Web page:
The histological type of the soft tissue sarcomas of the chest wall is considered the most important determining factor for the risk of metastases during follow up. Imaging must be oriented to detect local recurrence and pulmonary and/or intra-abdominal metastases. The chance of other intra-abdominal metastases depends on the histological subtype, with a higher risk for myxoid liposarcoma and leiomyosarcoma. Although other sites of metastases are also described, these locations are extremely rare, and follow-up regimens should therefore not focus on these sites (47). The follow-up regimen for the individual patient can be based on a combination of tumor size, histological type, and tumor grade. A practical approach is suggested in guidelines such as the ESMO guideline; i.e., intermediate-/high-grade patients may be followed every 3–4 months in the first 2–3 years, then twice a year up to the fifth year, and once a year thereafter (18). Low-grade sarcoma patients may be followed every 6 months for the first 5 years, then annually. The diagnostic modality which is used differs per sarcoma, but MRI (and/or CT) can be used to assess local recurrence and is therefore recommended to perform at least once 3–4 months after resection of soft tissue sarcomas of the chest wall, and after that annually. Conventional radiology or CT scans can be used to assess signs of pulmonary metastases, where the latter is more likely to detect abnormalities at an early stage. For each patient with a soft tissue sarcoma of the chest wall, the decision on follow-up should be made after multidisciplinary consultation in a specialized sarcoma center and extrapolated from follow-up regimens of similar subtypes at different sites of the body.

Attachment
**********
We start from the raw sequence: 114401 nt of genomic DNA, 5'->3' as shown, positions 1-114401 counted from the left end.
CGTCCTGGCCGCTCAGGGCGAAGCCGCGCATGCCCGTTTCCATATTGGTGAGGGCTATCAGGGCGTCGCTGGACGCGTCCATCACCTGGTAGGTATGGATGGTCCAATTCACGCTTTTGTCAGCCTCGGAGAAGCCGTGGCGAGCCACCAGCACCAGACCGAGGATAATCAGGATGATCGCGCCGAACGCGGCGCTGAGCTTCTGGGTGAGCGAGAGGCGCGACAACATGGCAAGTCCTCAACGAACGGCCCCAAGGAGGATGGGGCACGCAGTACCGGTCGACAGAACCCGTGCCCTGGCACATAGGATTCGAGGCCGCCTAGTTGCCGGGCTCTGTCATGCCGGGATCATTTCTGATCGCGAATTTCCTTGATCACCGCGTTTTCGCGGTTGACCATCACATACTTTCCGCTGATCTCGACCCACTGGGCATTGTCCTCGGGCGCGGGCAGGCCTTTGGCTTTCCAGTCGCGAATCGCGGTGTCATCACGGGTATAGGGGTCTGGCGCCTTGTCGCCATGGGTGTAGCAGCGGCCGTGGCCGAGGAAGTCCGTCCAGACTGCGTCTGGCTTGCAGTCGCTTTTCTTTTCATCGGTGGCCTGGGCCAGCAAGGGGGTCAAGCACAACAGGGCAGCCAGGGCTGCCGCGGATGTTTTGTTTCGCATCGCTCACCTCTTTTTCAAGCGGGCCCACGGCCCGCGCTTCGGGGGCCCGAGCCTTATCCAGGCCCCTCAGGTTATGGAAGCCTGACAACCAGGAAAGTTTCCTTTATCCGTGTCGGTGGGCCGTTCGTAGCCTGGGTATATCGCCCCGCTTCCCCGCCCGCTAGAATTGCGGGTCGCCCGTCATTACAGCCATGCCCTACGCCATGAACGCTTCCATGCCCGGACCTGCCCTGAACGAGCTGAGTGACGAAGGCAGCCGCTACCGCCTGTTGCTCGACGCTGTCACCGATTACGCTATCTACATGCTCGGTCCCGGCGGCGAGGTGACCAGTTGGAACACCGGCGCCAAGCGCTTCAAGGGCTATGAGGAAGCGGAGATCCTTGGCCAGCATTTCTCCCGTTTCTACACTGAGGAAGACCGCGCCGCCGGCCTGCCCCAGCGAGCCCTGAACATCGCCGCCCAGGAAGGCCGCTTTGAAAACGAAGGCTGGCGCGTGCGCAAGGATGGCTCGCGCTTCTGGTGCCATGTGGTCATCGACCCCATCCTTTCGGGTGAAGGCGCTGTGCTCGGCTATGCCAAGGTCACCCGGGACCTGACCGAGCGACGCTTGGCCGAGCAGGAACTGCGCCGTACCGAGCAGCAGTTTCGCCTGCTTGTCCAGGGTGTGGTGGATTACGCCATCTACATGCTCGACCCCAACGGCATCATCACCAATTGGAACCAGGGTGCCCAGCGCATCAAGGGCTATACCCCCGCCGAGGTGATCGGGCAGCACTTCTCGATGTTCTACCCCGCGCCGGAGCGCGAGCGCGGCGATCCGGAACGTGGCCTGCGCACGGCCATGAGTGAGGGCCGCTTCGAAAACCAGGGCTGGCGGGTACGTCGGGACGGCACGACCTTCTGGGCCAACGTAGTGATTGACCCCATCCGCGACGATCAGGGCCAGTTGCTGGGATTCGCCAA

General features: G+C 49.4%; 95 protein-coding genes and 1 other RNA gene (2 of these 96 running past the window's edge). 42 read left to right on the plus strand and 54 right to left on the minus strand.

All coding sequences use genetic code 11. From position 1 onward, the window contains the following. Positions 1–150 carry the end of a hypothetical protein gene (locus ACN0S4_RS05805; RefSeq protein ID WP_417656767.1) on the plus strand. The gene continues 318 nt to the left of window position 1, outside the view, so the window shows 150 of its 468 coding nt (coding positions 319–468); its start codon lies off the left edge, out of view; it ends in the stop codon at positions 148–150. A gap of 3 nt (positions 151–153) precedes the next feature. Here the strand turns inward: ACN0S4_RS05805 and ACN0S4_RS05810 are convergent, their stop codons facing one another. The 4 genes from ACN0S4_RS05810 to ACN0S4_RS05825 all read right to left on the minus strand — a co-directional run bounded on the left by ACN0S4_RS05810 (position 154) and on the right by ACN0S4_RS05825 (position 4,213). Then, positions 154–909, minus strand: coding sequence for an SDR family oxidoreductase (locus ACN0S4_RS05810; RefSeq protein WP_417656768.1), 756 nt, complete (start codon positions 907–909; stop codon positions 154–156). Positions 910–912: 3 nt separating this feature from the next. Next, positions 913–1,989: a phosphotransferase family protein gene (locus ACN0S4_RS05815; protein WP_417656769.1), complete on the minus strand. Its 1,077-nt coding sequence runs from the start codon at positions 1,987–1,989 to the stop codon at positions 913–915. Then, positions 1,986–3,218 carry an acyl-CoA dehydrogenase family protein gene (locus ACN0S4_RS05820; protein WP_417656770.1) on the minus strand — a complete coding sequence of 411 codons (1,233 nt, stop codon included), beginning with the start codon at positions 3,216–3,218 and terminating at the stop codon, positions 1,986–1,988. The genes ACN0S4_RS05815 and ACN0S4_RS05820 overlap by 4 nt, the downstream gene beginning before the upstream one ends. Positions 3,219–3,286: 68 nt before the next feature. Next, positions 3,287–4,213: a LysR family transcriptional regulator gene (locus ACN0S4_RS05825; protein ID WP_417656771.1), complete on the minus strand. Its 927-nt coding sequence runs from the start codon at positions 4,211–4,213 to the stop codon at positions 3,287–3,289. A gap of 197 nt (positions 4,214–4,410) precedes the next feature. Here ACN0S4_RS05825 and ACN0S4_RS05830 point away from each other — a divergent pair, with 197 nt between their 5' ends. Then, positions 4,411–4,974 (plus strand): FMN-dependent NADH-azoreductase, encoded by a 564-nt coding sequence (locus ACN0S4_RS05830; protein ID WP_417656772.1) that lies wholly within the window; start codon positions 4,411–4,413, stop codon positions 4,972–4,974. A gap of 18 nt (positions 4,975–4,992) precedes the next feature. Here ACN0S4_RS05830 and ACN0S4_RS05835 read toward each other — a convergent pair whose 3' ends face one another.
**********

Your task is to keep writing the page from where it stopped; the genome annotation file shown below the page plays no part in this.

In conclusion, chest wall sarcomas are a very rare type of malignant tumors and comprise a wide variety of histological subtypes and locations affected. Therefore, treatment of these tumors is highly individualized. Treatment decisions in soft tissue sarcoma of the chest wall are guided by size, relation to vital structures and the subsequent possible difficulties in resection and reconstruction, histological subtype, grade, and responsiveness to radio- and chemotherapy. All (soft tissue) sarcomas of the chest wall should be discussed in a multidisciplinary tumor board at a reference sarcoma center or within sarcoma networks to ensure personalized, rational decision making. A surgical oncologist specialized in sarcoma surgery is crucial, and for extensive resections involving the thoracic cavity we recommend involvement of a thoracic surgeon. In addition, a specialized medical- and radiation oncologist as well as a plastic surgeon is required to ensure the best multimodality treatment plan to optimize patient outcome. Lastly, given the considerable heterogeneity and rapid evolution in reconstruction methods, we recommend future selection of broadly applicable reconstruction methods that can be universally applied for most defects to define their value.